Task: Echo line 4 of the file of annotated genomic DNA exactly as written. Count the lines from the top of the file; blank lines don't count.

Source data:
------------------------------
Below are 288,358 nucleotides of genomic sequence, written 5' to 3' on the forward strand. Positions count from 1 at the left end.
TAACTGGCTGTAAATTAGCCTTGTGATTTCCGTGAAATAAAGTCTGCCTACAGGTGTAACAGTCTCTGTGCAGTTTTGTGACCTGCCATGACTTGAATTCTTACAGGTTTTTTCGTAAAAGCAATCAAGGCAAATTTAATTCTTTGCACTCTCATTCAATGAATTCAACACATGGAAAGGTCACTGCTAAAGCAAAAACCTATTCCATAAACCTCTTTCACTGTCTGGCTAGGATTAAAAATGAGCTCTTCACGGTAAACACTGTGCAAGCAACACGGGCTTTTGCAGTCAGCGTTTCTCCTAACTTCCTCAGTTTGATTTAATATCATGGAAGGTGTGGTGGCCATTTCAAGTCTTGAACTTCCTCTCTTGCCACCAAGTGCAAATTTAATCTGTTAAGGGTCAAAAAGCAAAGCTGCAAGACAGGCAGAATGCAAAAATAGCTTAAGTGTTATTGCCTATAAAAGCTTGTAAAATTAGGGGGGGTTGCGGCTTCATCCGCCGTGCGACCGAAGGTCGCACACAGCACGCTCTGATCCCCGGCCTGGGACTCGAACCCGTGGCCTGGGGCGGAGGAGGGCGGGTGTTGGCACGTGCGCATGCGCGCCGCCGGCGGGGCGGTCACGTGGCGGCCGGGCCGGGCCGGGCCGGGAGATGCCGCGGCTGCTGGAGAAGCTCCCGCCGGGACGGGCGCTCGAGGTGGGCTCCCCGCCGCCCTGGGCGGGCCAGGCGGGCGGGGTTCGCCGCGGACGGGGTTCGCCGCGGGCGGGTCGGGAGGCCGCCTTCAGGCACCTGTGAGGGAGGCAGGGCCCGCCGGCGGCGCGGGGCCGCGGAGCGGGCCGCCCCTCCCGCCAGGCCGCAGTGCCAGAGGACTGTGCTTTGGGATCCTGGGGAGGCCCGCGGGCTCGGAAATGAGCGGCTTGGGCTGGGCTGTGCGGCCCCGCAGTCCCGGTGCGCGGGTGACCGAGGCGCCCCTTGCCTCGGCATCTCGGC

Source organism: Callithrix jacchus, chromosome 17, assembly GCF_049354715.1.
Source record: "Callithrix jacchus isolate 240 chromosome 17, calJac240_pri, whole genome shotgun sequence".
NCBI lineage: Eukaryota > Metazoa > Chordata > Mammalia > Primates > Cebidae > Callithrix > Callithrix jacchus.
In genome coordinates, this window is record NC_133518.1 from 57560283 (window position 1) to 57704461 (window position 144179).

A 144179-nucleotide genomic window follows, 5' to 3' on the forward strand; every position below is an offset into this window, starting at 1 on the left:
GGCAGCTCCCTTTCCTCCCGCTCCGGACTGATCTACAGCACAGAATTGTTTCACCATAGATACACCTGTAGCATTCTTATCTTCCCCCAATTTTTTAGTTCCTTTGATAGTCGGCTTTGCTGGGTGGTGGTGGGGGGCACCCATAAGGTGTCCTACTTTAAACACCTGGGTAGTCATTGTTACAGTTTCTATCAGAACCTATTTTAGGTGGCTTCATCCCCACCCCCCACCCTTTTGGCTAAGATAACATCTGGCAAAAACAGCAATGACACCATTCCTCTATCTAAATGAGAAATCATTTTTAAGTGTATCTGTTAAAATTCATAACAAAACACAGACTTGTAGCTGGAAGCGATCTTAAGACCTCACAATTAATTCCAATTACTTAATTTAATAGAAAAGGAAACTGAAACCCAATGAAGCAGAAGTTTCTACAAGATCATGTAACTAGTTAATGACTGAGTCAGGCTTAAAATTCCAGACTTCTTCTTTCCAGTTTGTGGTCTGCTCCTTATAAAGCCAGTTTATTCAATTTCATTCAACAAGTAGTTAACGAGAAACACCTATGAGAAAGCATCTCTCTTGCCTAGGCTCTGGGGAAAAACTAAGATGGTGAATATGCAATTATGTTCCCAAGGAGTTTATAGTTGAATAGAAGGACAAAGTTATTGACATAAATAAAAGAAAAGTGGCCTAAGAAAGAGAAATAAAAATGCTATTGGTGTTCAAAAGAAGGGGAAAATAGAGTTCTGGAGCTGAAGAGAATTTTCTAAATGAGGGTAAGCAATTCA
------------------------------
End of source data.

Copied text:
Source record: "Callithrix jacchus isolate 240 chromosome 17, calJac240_pri, whole genome shotgun sequence".